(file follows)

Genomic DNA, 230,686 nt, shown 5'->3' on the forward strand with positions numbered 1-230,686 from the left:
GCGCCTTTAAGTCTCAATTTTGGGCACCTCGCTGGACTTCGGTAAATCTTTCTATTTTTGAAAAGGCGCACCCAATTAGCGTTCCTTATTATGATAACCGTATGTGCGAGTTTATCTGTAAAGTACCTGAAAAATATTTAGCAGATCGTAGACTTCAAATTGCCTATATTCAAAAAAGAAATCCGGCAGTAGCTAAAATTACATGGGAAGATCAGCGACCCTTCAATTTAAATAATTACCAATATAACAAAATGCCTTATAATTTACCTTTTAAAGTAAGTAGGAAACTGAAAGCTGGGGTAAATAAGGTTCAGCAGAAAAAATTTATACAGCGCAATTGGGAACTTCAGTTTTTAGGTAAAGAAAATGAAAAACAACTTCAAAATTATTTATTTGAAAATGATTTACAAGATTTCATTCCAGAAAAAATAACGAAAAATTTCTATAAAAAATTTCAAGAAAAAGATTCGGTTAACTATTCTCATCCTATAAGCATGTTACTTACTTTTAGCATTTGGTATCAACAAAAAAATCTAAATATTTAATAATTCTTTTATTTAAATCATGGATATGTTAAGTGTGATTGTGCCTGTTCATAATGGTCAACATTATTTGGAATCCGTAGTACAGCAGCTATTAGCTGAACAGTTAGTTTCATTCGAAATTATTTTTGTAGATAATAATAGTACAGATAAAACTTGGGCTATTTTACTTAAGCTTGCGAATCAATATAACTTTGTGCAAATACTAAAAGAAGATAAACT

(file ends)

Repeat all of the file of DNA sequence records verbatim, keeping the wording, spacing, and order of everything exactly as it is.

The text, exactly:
Genomic DNA, 230,686 nt, shown 5'->3' on the forward strand with positions numbered 1-230,686 from the left:
GCGCCTTTAAGTCTCAATTTTGGGCACCTCGCTGGACTTCGGTAAATCTTTCTATTTTTGAAAAGGCGCACCCAATTAGCGTTCCTTATTATGATAACCGTATGTGCGAGTTTATCTGTAAAGTACCTGAAAAATATTTAGCAGATCGTAGACTTCAAATTGCCTATATTCAAAAAAGAAATCCGGCAGTAGCTAAAATTACATGGGAAGATCAGCGACCCTTCAATTTAAATAATTACCAATATAACAAAATGCCTTATAATTTACCTTTTAAAGTAAGTAGGAAACTGAAAGCTGGGGTAAATAAGGTTCAGCAGAAAAAATTTATACAGCGCAATTGGGAACTTCAGTTTTTAGGTAAAGAAAATGAAAAACAACTTCAAAATTATTTATTTGAAAATGATTTACAAGATTTCATTCCAGAAAAAATAACGAAAAATTTCTATAAAAAATTTCAAGAAAAAGATTCGGTTAACTATTCTCATCCTATAAGCATGTTACTTACTTTTAGCATTTGGTATCAACAAAAAAATCTAAATATTTAATAATTCTTTTATTTAAATCATGGATATGTTAAGTGTGATTGTGCCTGTTCATAATGGTCAACATTATTTGGAATCCGTAGTACAGCAGCTATTAGCTGAACAGTTAGTTTCATTCGAAATTATTTTTGTAGATAATAATAGTACAGATAAAACTTGGGCTATTTTACTTAAGCTTGCGAATCAATATAACTTTGTGCAAATACTAAAAGAAGATAAACT